The road to rehabilitation for Meandu Mine

7 April 2021

‌Rehabilitation‌ ‌is‌ ‌an‌ ‌essential‌ ‌part‌ ‌of‌ ‌responsible‌ ‌mining‌ ‌–‌ ‌and‌ ‌when‌ ‌the‌ ‌last‌ ‌excavator‌ ‌leaves‌ ‌a section of Stanwell’s Meandu‌ ‌Mine,‌ it’s ‌just‌ ‌‌the‌ ‌beginning‌ ‌for‌ ‌that section of land’s future.

Owned‌ ‌by‌ ‌Stanwell,‌ ‌and‌ ‌located‌ ‌25‌ ‌kilometres‌ ‌south-east‌ ‌of‌ ‌Kingaroy‌ ‌in‌ ‌the‌ ‌South‌ ‌Burnett,‌ ‌Meandu‌ ‌Mine‌ ‌currently‌ ‌has‌ ‌four‌ ‌working‌ ‌pits.‌ ‌At‌ ‌the‌ ‌moment,‌ ‌Meandu’s‌ ‌purpose‌ ‌is‌ ‌to‌ ‌supply‌ ‌the‌ ‌coal‌ ‌that‌ ‌helps‌ ‌Stanwell‌ ‌keep‌ ‌the‌ ‌lights‌ ‌on‌ ‌for‌ ‌Queensland‌ ‌–‌ ‌up‌ ‌to‌ ‌seven‌ ‌million‌ ‌tonnes‌ ‌of‌ ‌it‌ ‌per‌ ‌year.‌ ‌But‌ ‌it‌ ‌wasn’t‌ ‌always‌ ‌that‌ ‌way,‌ ‌and‌ ‌it‌ ‌certainly‌ ‌won’t‌ ‌be‌ ‌that‌ ‌way‌ ‌forever.‌ ‌ ‌

Rio‌ ‌Tinto‌ ‌Coal‌ ‌first‌ ‌received‌ ‌permission‌ ‌to‌ ‌prospect‌ ‌in‌ ‌the‌ ‌Tarong‌ ‌area‌ ‌in‌ ‌1967,‌ ‌with‌ ‌drilling‌ ‌soon‌ ‌unearthing‌ ‌evidence‌ ‌of‌ ‌enough‌ ‌coal‌ ‌to‌ ‌support‌ ‌on-site‌ ‌power‌ ‌generation.‌ ‌Before‌ ‌that‌ ‌discovery,‌ ‌the‌ ‌area‌ ‌largely‌ ‌consisted‌ ‌of‌ ‌native‌ ‌forest,‌ ‌with‌ ‌a‌ ‌small‌ ‌amount‌ ‌of‌ ‌grazing‌ ‌land.‌ ‌ ‌

Work‌ ‌began‌ ‌on‌ ‌the‌ ‌mine‌ ‌in‌ ‌1978,‌ ‌after‌ ‌the‌ ‌Queensland‌ ‌Government‌ ‌made‌ ‌the‌ ‌decision‌ ‌to‌ ‌go‌ ahead‌ ‌with‌ ‌the‌ ‌construction‌ ‌of‌ ‌the‌ ‌Tarong‌ ‌Power‌ ‌Station.‌ ‌Ownership‌ ‌of‌ ‌Meandu ‌Mine‌ ‌was‌ ‌assumed‌ ‌by‌ ‌Tarong‌ ‌Energy‌ ‌in‌ ‌2008,‌ ‌and‌ ‌–‌ ‌following‌ ‌a‌ ‌restructure‌ ‌of‌ ‌Queensland‌ ‌Government-owned‌ ‌generators‌ ‌–‌ ‌was‌ ‌transferred‌ ‌to‌ ‌Stanwell‌ ‌in‌ ‌July‌ ‌2011.‌ ‌ 

Tarong power stations and Meandu Mine, 2019

At‌ ‌the‌ ‌time‌ ‌the‌ ‌mine‌ ‌was‌ ‌established,‌ ‌it‌ ‌was‌ ‌estimated‌ ‌there‌ ‌was‌ ‌enough‌ ‌coal‌ ‌in‌ ‌the‌ ‌area‌ ‌to‌ ‌supply‌ ‌Tarong‌ ‌Power‌ ‌Station‌ ‌for‌ ‌up‌ ‌to‌ ‌25‌ ‌years.‌ ‌Since‌ ‌then,‌ ‌however,‌ ‌more‌ ‌economic‌ ‌coal‌ ‌was‌ ‌discovered‌ ‌in‌ ‌the‌ ‌area,‌ ‌and‌ ‌the‌ ‌mine‌ ‌now‌ ‌has‌ ‌sufficient‌ ‌coal‌ ‌to‌ ‌fuel‌ ‌Tarong‌ ‌Power‌ ‌Station‌ ‌–‌ ‌and‌ ‌Tarong‌ ‌North‌ ‌Power‌ ‌Station,‌ ‌opened‌ ‌on‌ ‌the‌ ‌same‌ ‌site‌ ‌in‌ ‌2003‌ ‌–‌ ‌until‌ ‌at‌ ‌least‌ ‌2037.‌ ‌ ‌

Rehabilitation‌ ‌is,‌ ‌essentially,‌ ‌the‌ ‌process‌ ‌of‌ ‌repairing‌ ‌the‌ ‌environment‌ ‌disturbed‌ ‌by‌ ‌mining‌ ‌activities,‌ ‌and‌ ‌establishing‌ ‌sustainable‌ ‌ecosystems‌ ‌for‌ ‌post-operational‌ ‌land‌ ‌use.‌ ‌The‌ ‌best‌ practice‌ ‌is‌ ‌for‌ ‌rehabilitation‌ ‌to‌ ‌take‌ ‌place‌ ‌progressively,‌ ‌during‌ ‌the‌ ‌life‌ ‌of‌ ‌the‌ ‌mine‌ ‌–‌ ‌this‌ ‌reduces‌ ‌the‌ ‌risk‌ ‌of‌ ‌mining‌ ‌sites‌ ‌being‌ ‌poorly‌ ‌rehabilitated‌ ‌or,‌ ‌worse‌ ‌yet,‌ ‌abandoned‌ ‌when‌ ‌they’re‌ ‌closed.‌ ‌ ‌

Stanwell‌ ‌has‌ ‌undertaken‌ ‌progressive‌ ‌rehabilitation‌ ‌of‌ ‌Meandu‌ ‌Mine‌ ‌ever‌ ‌since‌ ‌acquiring‌ ‌the‌ ‌site,‌ ‌minimising‌ ‌the‌ ‌active‌ ‌area‌ ‌of‌ ‌mining‌ ‌operations‌ ‌at‌ ‌any‌ ‌point‌ ‌in‌ ‌time‌ ‌to‌ ‌ensure‌ ‌that‌ ‌the‌ ‌land‌ ‌can‌ ‌be‌ ‌effectively‌ ‌returned‌ ‌to‌ ‌a‌ ‌sustainable‌ ‌post-mining‌ ‌use.‌ ‌In‌ ‌fact,‌ ‌there‌ ‌are‌ ‌areas‌ ‌of‌ ‌rehabilitation‌ ‌at‌ ‌Meandu‌ ‌Mine‌ ‌dating‌ ‌as‌ ‌far‌ ‌back‌ ‌as‌ ‌1989,‌ ‌preceding‌ ‌Stanwell’s‌ ‌ownership.‌ ‌ ‌‌

In‌ ‌that‌ ‌time,‌ ‌more‌ ‌than‌ ‌590‌ ‌hectares‌ ‌(ha)‌ ‌of‌ ‌rehabilitation‌ ‌have‌ ‌been‌ ‌completed,‌ ‌representing‌ ‌approximately‌ ‌27‌ ‌per‌ ‌cent‌ ‌of‌ ‌the‌ ‌area‌ ‌currently‌ ‌disturbed‌ ‌by‌ ‌mining‌ ‌activities.‌ ‌In‌ ‌the‌ ‌last‌ ‌financial‌ ‌year‌ ‌alone,‌ ‌Stanwell‌ ‌rehabilitated‌ ‌21.5‌ ‌ha,‌ ‌against‌ ‌a‌ ‌target‌ ‌of‌ ‌19.8‌ ‌ha.‌ ‌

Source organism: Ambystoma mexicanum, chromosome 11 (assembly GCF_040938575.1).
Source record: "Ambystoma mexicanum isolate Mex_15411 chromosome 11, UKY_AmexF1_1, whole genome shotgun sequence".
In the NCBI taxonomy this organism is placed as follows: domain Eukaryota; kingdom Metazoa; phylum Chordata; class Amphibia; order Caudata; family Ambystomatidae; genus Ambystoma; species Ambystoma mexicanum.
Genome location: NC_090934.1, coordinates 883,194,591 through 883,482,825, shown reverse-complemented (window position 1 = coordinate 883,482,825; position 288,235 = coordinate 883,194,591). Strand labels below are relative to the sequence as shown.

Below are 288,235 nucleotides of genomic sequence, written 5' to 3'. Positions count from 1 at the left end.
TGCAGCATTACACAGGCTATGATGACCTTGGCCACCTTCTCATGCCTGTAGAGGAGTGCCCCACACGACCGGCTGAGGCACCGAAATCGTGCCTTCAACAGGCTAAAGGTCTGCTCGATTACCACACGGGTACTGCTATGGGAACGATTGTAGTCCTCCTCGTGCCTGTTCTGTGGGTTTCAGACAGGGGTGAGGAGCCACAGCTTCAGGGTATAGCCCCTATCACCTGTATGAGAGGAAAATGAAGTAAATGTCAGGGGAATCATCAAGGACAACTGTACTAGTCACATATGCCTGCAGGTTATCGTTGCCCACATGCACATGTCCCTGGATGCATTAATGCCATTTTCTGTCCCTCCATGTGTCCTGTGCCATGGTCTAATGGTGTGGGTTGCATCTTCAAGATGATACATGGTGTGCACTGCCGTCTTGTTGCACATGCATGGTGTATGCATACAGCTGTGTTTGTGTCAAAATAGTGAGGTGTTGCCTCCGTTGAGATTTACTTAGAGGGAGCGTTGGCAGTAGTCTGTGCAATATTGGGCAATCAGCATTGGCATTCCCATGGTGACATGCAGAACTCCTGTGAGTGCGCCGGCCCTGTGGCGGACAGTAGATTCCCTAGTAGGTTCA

To put it in perspective – that means a total land area the size of almost 600 rugby fields (think, Suncorp Stadium) has been rehabilitated over the life of the Mine.

Stanwell has rehabilitated more than 590 hectares of land at Meandu Mine

External‌ ‌consultants‌ ‌are‌ ‌regularly‌ ‌engaged‌ ‌to‌ ‌monitor‌ ‌the‌ ‌progress‌ ‌of‌ ‌these‌ ‌rehabilitation‌ efforts.‌ ‌Key‌ ‌outcomes‌ ‌have‌ ‌included‌ ‌the‌ ‌growth‌ ‌of‌ ‌a‌ ‌diverse‌ ‌range‌ ‌of‌ ‌native‌ ‌tree‌ ‌and‌ ‌shrub‌ ‌species,‌ ‌as‌ ‌well‌ ‌as‌ ‌the‌ ‌return‌ ‌of‌ ‌native‌ ‌wildlife.‌ ‌Trials‌ ‌into‌ ‌commercial‌ ‌timber‌ ‌plantations‌ ‌have‌ ‌also‌ ‌been‌ ‌successfully‌ ‌completed‌ ‌on‌ ‌the‌ ‌site.‌ ‌ ‌‌

Until‌ ‌recently,‌ ‌the‌ ‌only‌ ‌prescribed‌ ‌post-mining‌ ‌land‌ ‌use‌ ‌for‌ ‌the‌ ‌area‌ ‌was‌ ‌for‌ ‌it‌ ‌to‌ ‌serve‌ ‌as‌ ‌native‌ ‌ecosystem.‌ ‌After‌ ‌extensive‌ ‌consultation‌ ‌with‌ ‌local‌ ‌landholders‌ ‌in‌ ‌community‌ ‌forums‌ ‌and‌ ‌one-on-one‌ ‌meetings,‌ ‌Stanwell‌ ‌has‌ ‌adopted‌ ‌two‌ ‌additional‌ ‌post-mining‌ ‌land‌ ‌uses‌ ‌–‌ ‌grazing‌ ‌and‌ ‌plantation‌ ‌forestry.‌ ‌ ‌‌

These‌ ‌additional‌ ‌uses‌ ‌will‌ ‌provide‌ ‌opportunities‌ ‌for‌ ‌commercial‌ ‌operation‌ ‌of‌ ‌the‌ ‌land‌ ‌after‌ ‌mining.‌ ‌Similarly,‌ ‌feedback‌ ‌from‌ ‌the‌ ‌community‌ ‌has‌ ‌led‌ ‌to‌ ‌the‌ ‌decision‌ ‌to‌ ‌retain‌ ‌the‌ ‌water‌ ‌infrastructure‌ ‌on‌ ‌site‌, where one of its uses is to support agricultural enterprises after the mine is closed. ‌‌

In‌ ‌the‌ ‌meantime,‌ ‌of‌ ‌course,‌ ‌Meandu‌ ‌Mine‌ ‌remains‌ ‌essential‌ ‌to‌ ‌the‌ ‌operations‌ ‌of‌ ‌the‌ ‌Tarong‌ ‌power‌ ‌stations,‌ ‌and‌ ‌will‌ ‌continue‌ ‌to‌ ‌support‌ ‌generation‌ ‌and‌ ‌provide‌ ‌local‌ ‌jobs‌ ‌for‌ ‌many‌ ‌years‌ ‌to‌ ‌come.‌ ‌Downer‌ ‌Mining‌ ‌was‌ ‌reappointed‌ ‌as‌ ‌the‌ ‌mine‌ ‌contractor‌ ‌under‌ ‌a‌ ‌new‌ ‌five-year‌ ‌arrangement‌ ‌in‌ ‌2020,‌ ‌and‌ ‌significant‌ ‌investments‌ ‌in‌ ‌new‌ ‌mining‌ ‌equipment,‌ ‌infrastructure‌ ‌and‌ ‌technology‌ ‌have‌ ‌been‌ ‌made‌ ‌in‌ ‌recent‌ ‌years.‌ ‌

 ‌When‌ ‌the‌ ‌time‌ ‌comes,‌ ‌however,‌ ‌there‌ ‌will‌ ‌be‌ ‌life‌ ‌after‌ ‌mining‌ ‌for‌ ‌Meandu‌ ‌–‌ ‌and‌ ‌it‌ ‌will‌ ‌be‌ ‌because‌ ‌of‌ ‌Stanwell’s‌ ‌efforts‌ ‌to‌ ‌rehabilitate‌ ‌the‌ ‌site‌ ‌and‌ ‌create‌ ‌a‌ ‌landscape‌ ‌that‌ ‌supports‌ ‌future‌ ‌uses.‌ ‌ ‌